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There’s new hope for progress in southeast Europe, but old dangers remain.
BELGRADE, Serbia — More than a dozen years since NATO missiles tore through the Yugoslav Defense Ministry, the building's jagged remains still scar Belgrade's skyline.
The unreconstructed ruin is a potent symbol of the violent past and enduring tensions that have kept Serbia and its Balkan neighbors frozen out the European mainstream long after the wars that ripped Yugoslavia apart in the 1990s.
In government buildings across Kneza Milosa street from the bombsite, however, there’s new optimism that the Balkans are coming in from the cold.
"Countries in the region are firmly dedicated to European values and principles," says Stanislava Pak Stankovic, advisor to Serbian President Tomislav Nikolic. "It is important to move on because we were lagging behind for decades. We can grab the future by changing mindsets."
Two events this year have boosted hopes that 2013 could become a turning point for the region's fortunes.
In April, the government signed an agreement brokered by the European Union to normalize relations with the authorities in Kosovo — a territory Belgrade regards as a breakaway province, but which 105 countries, including the United States and 23 EU members, recognize as an independent state.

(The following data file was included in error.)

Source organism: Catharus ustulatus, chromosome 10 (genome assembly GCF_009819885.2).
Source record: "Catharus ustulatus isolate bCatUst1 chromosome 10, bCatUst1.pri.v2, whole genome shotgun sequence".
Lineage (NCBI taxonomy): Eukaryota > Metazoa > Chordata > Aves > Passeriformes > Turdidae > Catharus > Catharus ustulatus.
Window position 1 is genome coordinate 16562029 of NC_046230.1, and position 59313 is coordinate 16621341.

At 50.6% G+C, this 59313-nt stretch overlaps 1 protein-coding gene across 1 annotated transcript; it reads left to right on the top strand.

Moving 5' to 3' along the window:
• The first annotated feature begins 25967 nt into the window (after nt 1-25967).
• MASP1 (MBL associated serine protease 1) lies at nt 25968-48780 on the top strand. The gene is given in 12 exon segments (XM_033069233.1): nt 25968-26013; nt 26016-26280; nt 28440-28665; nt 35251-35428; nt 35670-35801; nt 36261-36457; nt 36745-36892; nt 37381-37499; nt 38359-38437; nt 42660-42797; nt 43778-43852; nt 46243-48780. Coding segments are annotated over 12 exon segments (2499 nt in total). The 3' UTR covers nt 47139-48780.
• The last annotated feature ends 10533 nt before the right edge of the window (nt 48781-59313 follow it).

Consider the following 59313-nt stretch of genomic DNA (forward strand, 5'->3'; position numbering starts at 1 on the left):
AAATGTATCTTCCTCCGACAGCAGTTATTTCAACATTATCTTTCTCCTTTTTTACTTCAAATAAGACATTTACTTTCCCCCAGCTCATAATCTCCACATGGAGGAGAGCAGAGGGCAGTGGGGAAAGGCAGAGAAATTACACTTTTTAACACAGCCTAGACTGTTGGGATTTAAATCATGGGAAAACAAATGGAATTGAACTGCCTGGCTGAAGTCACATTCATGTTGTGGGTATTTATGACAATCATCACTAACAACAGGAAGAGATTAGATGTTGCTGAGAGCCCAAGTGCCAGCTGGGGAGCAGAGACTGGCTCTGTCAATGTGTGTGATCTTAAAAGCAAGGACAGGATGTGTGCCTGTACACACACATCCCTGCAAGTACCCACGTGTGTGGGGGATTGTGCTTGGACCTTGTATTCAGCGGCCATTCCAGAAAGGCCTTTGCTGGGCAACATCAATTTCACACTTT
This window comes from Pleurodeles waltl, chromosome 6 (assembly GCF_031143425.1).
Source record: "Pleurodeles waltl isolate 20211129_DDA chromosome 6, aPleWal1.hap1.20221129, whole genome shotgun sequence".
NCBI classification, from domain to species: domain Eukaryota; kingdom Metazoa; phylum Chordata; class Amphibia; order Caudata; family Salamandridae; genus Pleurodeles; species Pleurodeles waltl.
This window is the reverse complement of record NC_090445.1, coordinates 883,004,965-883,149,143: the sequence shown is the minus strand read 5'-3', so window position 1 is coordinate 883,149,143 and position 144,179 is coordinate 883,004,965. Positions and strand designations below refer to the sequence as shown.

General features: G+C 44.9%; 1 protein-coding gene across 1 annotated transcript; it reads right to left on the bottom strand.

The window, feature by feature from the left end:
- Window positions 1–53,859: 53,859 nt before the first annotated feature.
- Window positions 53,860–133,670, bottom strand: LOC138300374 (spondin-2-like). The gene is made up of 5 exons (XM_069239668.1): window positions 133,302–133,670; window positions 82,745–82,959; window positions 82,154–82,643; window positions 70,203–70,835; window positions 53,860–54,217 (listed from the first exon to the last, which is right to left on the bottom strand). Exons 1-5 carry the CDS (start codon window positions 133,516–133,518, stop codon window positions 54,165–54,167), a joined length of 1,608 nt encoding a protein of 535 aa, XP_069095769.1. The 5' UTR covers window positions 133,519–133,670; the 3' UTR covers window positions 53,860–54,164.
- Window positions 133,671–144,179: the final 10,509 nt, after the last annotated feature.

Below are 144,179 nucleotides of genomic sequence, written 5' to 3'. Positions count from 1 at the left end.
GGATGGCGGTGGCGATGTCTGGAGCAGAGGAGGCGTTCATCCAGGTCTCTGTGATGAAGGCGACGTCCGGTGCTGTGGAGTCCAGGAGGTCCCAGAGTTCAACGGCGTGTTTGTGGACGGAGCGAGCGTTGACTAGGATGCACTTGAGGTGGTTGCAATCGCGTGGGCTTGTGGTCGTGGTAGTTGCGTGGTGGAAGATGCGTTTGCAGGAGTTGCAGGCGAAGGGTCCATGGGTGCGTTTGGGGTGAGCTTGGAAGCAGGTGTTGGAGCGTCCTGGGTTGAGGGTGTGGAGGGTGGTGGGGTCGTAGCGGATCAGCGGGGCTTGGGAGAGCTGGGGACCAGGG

Three months later, Croatia was accepted as the 28th member of the EU, becoming the second former Yugoslav country to join the European bloc following Slovenia's entry in 2004.
Croatia's membership after seven years of negotiations was welcomed by others in the region for pointing the way ahead. It shows countries that emerged from the 1990s conflicts can overcome a post-war morass of corruption, political instability and ethnic tensions to secure a seat at Europe's top table.
Underscoring a new spirit of cooperation between former enemies, the Croatian government has promised to use its experience to help Serbia and others follow its path to the EU.
"There was a time when it was viewed as great if we got [EU membership] and our neighbors didn't. That has changed," Croatia's Foreign Minister Vesna Pusic recently said.
“It is almost impossible to achieve stability without stable neighbors," she told an international lawmakers' meeting in Croatia. "Having a stable house in an unstable neighborhood is not stability.”
Further underscoring the improving ties, Croatia's President Ivo Josipovic visited Belgrade in October for talks aimed at pushing forward cooperation projects that include even joint military training.